NATO must do more to protect Afghan civilians: HRW

AFP , Wednesday 6 Jul 2016

Afghan children ride on swings during the first day of the Muslim holiday of Eid al-Fitr, which marks the end of the holy month of Ramadan, in Kabul, Afghanistan July 6, 2016 (Photo: Reuters)

NATO must do more to protect civilians in Afghanistan's worsening conflict, Human Rights Watch said Wednesday, ahead of a summit in Poland set to renew international support for the Afghan army.

The HRW statement came as Afghan President Ashraf Ghani issued a stern warning to the Taliban to join peace negotiations "or face the consequences".

With civilian casualties soaring past 11,000 in 2015, according to the UN, governments in the North Atlantic Treaty Organization have "a crucial opportunity" to help halt the spiralling violence, said HRW's Asia director Brad Adams.

"NATO should deliver on its pledges and produce concrete measures to help protect Afghan civilians from armed conflict," he said ahead of the summit in Poland on Friday and Saturday.

The international rights organisation denounced the use of children in conflict by both the Taliban and the Afghan government.

In particular, it slammed the occupation of schools by Afghan forces, saying it had recently identified "extensive" use of school buildings as military bases in northern Baghlan province.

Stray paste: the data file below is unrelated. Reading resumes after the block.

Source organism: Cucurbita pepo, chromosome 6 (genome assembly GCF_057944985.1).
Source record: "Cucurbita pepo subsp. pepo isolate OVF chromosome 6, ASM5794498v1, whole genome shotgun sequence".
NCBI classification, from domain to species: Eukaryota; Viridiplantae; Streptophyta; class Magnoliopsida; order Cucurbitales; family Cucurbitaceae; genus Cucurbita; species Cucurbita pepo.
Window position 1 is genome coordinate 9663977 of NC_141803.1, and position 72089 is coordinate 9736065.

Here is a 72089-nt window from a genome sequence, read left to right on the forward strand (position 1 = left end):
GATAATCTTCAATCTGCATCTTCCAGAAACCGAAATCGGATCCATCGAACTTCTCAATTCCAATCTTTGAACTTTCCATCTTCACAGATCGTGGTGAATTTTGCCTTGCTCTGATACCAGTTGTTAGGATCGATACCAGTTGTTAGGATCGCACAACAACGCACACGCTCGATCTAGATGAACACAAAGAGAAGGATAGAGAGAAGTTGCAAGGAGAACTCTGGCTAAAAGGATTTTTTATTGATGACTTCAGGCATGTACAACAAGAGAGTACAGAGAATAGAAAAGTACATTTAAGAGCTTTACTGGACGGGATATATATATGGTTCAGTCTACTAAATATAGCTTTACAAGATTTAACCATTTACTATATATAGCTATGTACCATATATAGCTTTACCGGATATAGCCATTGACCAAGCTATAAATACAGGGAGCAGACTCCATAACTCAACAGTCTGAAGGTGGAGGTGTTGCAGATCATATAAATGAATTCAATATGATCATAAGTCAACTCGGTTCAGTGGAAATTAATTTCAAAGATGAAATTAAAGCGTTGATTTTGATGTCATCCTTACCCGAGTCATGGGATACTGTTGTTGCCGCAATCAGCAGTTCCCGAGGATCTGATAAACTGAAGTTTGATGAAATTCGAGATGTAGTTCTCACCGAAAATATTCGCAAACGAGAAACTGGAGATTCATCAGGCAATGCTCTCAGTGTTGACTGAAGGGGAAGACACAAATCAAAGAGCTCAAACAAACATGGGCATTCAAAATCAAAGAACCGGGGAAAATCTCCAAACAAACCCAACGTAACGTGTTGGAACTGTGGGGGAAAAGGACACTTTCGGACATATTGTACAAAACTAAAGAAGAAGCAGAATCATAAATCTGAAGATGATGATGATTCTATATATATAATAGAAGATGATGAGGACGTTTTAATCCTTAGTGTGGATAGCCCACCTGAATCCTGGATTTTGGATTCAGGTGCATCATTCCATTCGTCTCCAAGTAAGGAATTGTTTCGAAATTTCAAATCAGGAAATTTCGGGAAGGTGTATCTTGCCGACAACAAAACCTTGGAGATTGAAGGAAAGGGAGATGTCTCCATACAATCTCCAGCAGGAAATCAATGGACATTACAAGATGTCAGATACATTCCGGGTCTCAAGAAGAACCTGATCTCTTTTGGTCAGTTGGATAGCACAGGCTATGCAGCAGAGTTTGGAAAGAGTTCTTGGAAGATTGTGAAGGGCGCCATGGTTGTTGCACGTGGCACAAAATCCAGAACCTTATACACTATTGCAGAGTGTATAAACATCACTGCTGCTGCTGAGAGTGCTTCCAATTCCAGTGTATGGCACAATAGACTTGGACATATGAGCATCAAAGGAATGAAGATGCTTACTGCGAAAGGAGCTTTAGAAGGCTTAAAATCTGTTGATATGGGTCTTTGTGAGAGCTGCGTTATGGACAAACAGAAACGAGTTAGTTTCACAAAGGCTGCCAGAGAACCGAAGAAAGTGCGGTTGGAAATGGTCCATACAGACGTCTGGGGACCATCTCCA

The UN Assistance Mission in Afghanistan (UNAMA) also reported 20 schools occupied by the army or the insurgents last year.

"Too often, the schools become battlegrounds," said HRW.

The "devastating" impact on education has a disproportionate effect on girls, who are unlikely to be allowed to attend schools occupied by male soldiers, the statement noted.

And it sharply criticised the use of child soldiers by both the Taliban and government-backed forces.

An exclusive AFP report recently documented how the Taliban are exploiting children being kept as sex slaves by police commanders in Uruzgan province, recruiting them for insider attacks against security forces.

The UN has said cases of child recruitment more than doubled in 2015 compared to the previous year.

Asked what "concrete measures" NATO could take to slow child recruitment, the organisation's top civilian representative in Kabul Ismail Aramaz said it has "insisted" that its Afghan partners bring those responsible to justice.

"But it is up to Afghans to decide how such acts can be penalised," he added.

In a statement marking Eid al-Fitr Wednesday, Ghani called on the Taliban to take part in peace negotiations.

The insurgents have stepped up their nearly 15-year war since NATO pulled most of its forces out of the country at the end of 2014, while a nascent peace process has stalled.

"The door is open... we do not want bloodshed," Ghani said.

But, he added, if the Taliban reject his call they must "face the consequences".

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